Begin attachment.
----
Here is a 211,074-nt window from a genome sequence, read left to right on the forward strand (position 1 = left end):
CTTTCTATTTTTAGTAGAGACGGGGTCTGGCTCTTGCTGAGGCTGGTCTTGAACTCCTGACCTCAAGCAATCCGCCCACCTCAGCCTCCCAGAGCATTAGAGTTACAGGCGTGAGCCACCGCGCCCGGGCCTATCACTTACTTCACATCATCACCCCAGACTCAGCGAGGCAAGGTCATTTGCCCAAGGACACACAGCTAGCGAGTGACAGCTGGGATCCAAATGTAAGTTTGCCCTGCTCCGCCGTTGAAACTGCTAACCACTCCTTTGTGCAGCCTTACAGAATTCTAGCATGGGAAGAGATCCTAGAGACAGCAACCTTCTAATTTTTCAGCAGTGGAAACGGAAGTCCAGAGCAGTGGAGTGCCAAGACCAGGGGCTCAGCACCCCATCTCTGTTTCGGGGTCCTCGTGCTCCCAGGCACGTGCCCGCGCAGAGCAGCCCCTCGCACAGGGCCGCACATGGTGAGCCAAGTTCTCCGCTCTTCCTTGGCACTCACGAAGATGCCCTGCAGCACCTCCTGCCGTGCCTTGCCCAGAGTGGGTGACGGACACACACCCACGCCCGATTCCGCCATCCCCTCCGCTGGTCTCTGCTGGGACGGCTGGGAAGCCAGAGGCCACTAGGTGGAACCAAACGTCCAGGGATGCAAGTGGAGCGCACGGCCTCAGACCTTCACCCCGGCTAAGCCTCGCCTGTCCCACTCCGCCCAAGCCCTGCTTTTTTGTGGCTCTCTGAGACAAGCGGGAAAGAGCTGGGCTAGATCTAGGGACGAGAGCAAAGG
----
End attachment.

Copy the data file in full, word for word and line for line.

Here is a 211,074-nt window from a genome sequence, read left to right on the forward strand (position 1 = left end):
CTTTCTATTTTTAGTAGAGACGGGGTCTGGCTCTTGCTGAGGCTGGTCTTGAACTCCTGACCTCAAGCAATCCGCCCACCTCAGCCTCCCAGAGCATTAGAGTTACAGGCGTGAGCCACCGCGCCCGGGCCTATCACTTACTTCACATCATCACCCCAGACTCAGCGAGGCAAGGTCATTTGCCCAAGGACACACAGCTAGCGAGTGACAGCTGGGATCCAAATGTAAGTTTGCCCTGCTCCGCCGTTGAAACTGCTAACCACTCCTTTGTGCAGCCTTACAGAATTCTAGCATGGGAAGAGATCCTAGAGACAGCAACCTTCTAATTTTTCAGCAGTGGAAACGGAAGTCCAGAGCAGTGGAGTGCCAAGACCAGGGGCTCAGCACCCCATCTCTGTTTCGGGGTCCTCGTGCTCCCAGGCACGTGCCCGCGCAGAGCAGCCCCTCGCACAGGGCCGCACATGGTGAGCCAAGTTCTCCGCTCTTCCTTGGCACTCACGAAGATGCCCTGCAGCACCTCCTGCCGTGCCTTGCCCAGAGTGGGTGACGGACACACACCCACGCCCGATTCCGCCATCCCCTCCGCTGGTCTCTGCTGGGACGGCTGGGAAGCCAGAGGCCACTAGGTGGAACCAAACGTCCAGGGATGCAAGTGGAGCGCACGGCCTCAGACCTTCACCCCGGCTAAGCCTCGCCTGTCCCACTCCGCCCAAGCCCTGCTTTTTTGTGGCTCTCTGAGACAAGCGGGAAAGAGCTGGGCTAGATCTAGGGACGAGAGCAAAGG